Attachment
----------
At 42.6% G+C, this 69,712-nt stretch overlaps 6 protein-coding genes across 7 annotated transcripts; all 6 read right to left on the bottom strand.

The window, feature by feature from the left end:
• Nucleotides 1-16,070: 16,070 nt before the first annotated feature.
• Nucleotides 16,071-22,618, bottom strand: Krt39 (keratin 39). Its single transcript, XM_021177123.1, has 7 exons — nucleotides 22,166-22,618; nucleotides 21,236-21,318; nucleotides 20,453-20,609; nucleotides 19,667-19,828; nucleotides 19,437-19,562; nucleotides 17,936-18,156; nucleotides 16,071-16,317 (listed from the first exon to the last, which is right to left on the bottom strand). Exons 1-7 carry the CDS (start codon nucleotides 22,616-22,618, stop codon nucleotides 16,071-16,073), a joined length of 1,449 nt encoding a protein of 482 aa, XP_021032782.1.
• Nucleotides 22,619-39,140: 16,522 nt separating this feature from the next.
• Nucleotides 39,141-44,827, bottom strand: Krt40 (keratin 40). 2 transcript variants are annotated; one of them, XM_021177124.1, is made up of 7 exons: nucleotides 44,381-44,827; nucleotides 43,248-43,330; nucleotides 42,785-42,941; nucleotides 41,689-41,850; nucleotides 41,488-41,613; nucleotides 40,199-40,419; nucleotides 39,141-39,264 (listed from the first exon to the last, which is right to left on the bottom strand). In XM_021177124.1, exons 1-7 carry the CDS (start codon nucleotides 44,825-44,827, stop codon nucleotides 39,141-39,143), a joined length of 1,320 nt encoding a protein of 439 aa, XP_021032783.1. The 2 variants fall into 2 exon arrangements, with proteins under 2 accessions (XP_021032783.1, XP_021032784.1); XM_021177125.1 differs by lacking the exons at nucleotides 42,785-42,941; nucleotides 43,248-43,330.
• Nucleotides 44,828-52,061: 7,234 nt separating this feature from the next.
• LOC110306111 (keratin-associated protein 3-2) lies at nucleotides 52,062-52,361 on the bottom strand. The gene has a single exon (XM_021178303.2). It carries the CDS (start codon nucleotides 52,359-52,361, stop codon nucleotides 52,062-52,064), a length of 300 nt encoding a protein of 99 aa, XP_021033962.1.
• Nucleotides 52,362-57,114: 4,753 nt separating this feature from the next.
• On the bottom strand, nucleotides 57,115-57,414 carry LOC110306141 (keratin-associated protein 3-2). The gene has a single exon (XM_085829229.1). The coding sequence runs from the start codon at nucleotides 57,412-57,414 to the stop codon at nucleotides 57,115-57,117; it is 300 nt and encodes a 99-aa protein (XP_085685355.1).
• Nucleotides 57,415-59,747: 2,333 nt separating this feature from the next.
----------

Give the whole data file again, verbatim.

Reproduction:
At 42.6% G+C, this 69,712-nt stretch overlaps 6 protein-coding genes across 7 annotated transcripts; all 6 read right to left on the bottom strand.

The window, feature by feature from the left end:
• Nucleotides 1-16,070: 16,070 nt before the first annotated feature.
• Nucleotides 16,071-22,618, bottom strand: Krt39 (keratin 39). Its single transcript, XM_021177123.1, has 7 exons — nucleotides 22,166-22,618; nucleotides 21,236-21,318; nucleotides 20,453-20,609; nucleotides 19,667-19,828; nucleotides 19,437-19,562; nucleotides 17,936-18,156; nucleotides 16,071-16,317 (listed from the first exon to the last, which is right to left on the bottom strand). Exons 1-7 carry the CDS (start codon nucleotides 22,616-22,618, stop codon nucleotides 16,071-16,073), a joined length of 1,449 nt encoding a protein of 482 aa, XP_021032782.1.
• Nucleotides 22,619-39,140: 16,522 nt separating this feature from the next.
• Nucleotides 39,141-44,827, bottom strand: Krt40 (keratin 40). 2 transcript variants are annotated; one of them, XM_021177124.1, is made up of 7 exons: nucleotides 44,381-44,827; nucleotides 43,248-43,330; nucleotides 42,785-42,941; nucleotides 41,689-41,850; nucleotides 41,488-41,613; nucleotides 40,199-40,419; nucleotides 39,141-39,264 (listed from the first exon to the last, which is right to left on the bottom strand). In XM_021177124.1, exons 1-7 carry the CDS (start codon nucleotides 44,825-44,827, stop codon nucleotides 39,141-39,143), a joined length of 1,320 nt encoding a protein of 439 aa, XP_021032783.1. The 2 variants fall into 2 exon arrangements, with proteins under 2 accessions (XP_021032783.1, XP_021032784.1); XM_021177125.1 differs by lacking the exons at nucleotides 42,785-42,941; nucleotides 43,248-43,330.
• Nucleotides 44,828-52,061: 7,234 nt separating this feature from the next.
• LOC110306111 (keratin-associated protein 3-2) lies at nucleotides 52,062-52,361 on the bottom strand. The gene has a single exon (XM_021178303.2). It carries the CDS (start codon nucleotides 52,359-52,361, stop codon nucleotides 52,062-52,064), a length of 300 nt encoding a protein of 99 aa, XP_021033962.1.
• Nucleotides 52,362-57,114: 4,753 nt separating this feature from the next.
• On the bottom strand, nucleotides 57,115-57,414 carry LOC110306141 (keratin-associated protein 3-2). The gene has a single exon (XM_085829229.1). The coding sequence runs from the start codon at nucleotides 57,412-57,414 to the stop codon at nucleotides 57,115-57,117; it is 300 nt and encodes a 99-aa protein (XP_085685355.1).
• Nucleotides 57,415-59,747: 2,333 nt separating this feature from the next.